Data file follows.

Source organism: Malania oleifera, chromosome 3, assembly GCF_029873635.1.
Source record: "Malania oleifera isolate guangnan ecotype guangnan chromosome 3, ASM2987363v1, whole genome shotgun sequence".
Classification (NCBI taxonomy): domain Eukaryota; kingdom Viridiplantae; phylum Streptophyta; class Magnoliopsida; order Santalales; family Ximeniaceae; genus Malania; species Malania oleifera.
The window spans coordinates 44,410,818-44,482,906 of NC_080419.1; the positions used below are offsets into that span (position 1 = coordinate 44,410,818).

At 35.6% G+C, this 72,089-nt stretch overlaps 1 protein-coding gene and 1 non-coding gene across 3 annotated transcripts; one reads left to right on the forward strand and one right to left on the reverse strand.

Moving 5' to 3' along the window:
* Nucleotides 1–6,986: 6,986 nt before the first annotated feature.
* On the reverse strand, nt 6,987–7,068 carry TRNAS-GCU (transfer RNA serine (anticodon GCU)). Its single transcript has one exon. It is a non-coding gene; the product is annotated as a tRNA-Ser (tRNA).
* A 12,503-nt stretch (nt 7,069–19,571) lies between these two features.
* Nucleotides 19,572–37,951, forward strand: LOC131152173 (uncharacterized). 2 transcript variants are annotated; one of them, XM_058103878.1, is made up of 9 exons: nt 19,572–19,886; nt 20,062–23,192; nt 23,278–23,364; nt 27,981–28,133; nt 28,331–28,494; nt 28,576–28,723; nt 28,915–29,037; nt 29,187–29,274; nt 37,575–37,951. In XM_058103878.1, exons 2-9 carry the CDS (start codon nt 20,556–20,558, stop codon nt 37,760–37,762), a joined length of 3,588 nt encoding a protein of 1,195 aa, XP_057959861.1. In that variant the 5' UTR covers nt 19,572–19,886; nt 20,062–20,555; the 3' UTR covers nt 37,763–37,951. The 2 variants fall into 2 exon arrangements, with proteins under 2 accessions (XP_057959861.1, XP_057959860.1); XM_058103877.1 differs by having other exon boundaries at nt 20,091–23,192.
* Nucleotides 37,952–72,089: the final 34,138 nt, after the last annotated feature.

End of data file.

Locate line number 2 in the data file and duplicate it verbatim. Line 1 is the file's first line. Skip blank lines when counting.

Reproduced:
Source record: "Malania oleifera isolate guangnan ecotype guangnan chromosome 3, ASM2987363v1, whole genome shotgun sequence".